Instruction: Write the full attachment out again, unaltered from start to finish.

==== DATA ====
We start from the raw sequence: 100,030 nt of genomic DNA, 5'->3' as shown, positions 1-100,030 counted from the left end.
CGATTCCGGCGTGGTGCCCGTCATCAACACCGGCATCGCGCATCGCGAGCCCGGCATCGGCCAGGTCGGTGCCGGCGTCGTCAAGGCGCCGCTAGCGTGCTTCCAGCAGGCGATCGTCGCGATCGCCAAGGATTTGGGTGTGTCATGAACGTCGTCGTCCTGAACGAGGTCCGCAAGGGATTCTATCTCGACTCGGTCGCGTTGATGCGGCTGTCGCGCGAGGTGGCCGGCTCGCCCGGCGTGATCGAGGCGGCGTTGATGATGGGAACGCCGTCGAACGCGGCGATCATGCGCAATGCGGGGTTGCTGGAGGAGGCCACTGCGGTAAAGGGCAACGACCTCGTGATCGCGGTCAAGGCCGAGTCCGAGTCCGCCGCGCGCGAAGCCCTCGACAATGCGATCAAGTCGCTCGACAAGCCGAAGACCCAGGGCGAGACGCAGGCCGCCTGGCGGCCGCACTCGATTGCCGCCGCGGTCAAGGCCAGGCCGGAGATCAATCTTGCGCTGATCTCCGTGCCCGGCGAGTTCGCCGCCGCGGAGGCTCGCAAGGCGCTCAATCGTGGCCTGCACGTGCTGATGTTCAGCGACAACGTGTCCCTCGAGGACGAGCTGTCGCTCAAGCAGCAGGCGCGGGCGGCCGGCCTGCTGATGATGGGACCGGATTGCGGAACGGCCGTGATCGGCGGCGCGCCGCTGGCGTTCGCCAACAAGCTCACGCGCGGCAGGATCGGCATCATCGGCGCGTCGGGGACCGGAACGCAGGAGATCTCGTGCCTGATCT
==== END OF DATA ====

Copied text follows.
We start from the raw sequence: 100,030 nt of genomic DNA, 5'->3' as shown, positions 1-100,030 counted from the left end.
CGATTCCGGCGTGGTGCCCGTCATCAACACCGGCATCGCGCATCGCGAGCCCGGCATCGGCCAGGTCGGTGCCGGCGTCGTCAAGGCGCCGCTAGCGTGCTTCCAGCAGGCGATCGTCGCGATCGCCAAGGATTTGGGTGTGTCATGAACGTCGTCGTCCTGAACGAGGTCCGCAAGGGATTCTATCTCGACTCGGTCGCGTTGATGCGGCTGTCGCGCGAGGTGGCCGGCTCGCCCGGCGTGATCGAGGCGGCGTTGATGATGGGAACGCCGTCGAACGCGGCGATCATGCGCAATGCGGGGTTGCTGGAGGAGGCCACTGCGGTAAAGGGCAACGACCTCGTGATCGCGGTCAAGGCCGAGTCCGAGTCCGCCGCGCGCGAAGCCCTCGACAATGCGATCAAGTCGCTCGACAAGCCGAAGACCCAGGGCGAGACGCAGGCCGCCTGGCGGCCGCACTCGATTGCCGCCGCGGTCAAGGCCAGGCCGGAGATCAATCTTGCGCTGATCTCCGTGCCCGGCGAGTTCGCCGCCGCGGAGGCTCGCAAGGCGCTCAATCGTGGCCTGCACGTGCTGATGTTCAGCGACAACGTGTCCCTCGAGGACGAGCTGTCGCTCAAGCAGCAGGCGCGGGCGGCCGGCCTGCTGATGATGGGACCGGATTGCGGAACGGCCGTGATCGGCGGCGCGCCGCTGGCGTTCGCCAACAAGCTCACGCGCGGCAGGATCGGCATCATCGGCGCGTCGGGGACCGGAACGCAGGAGATCTCGTGCCTGATCT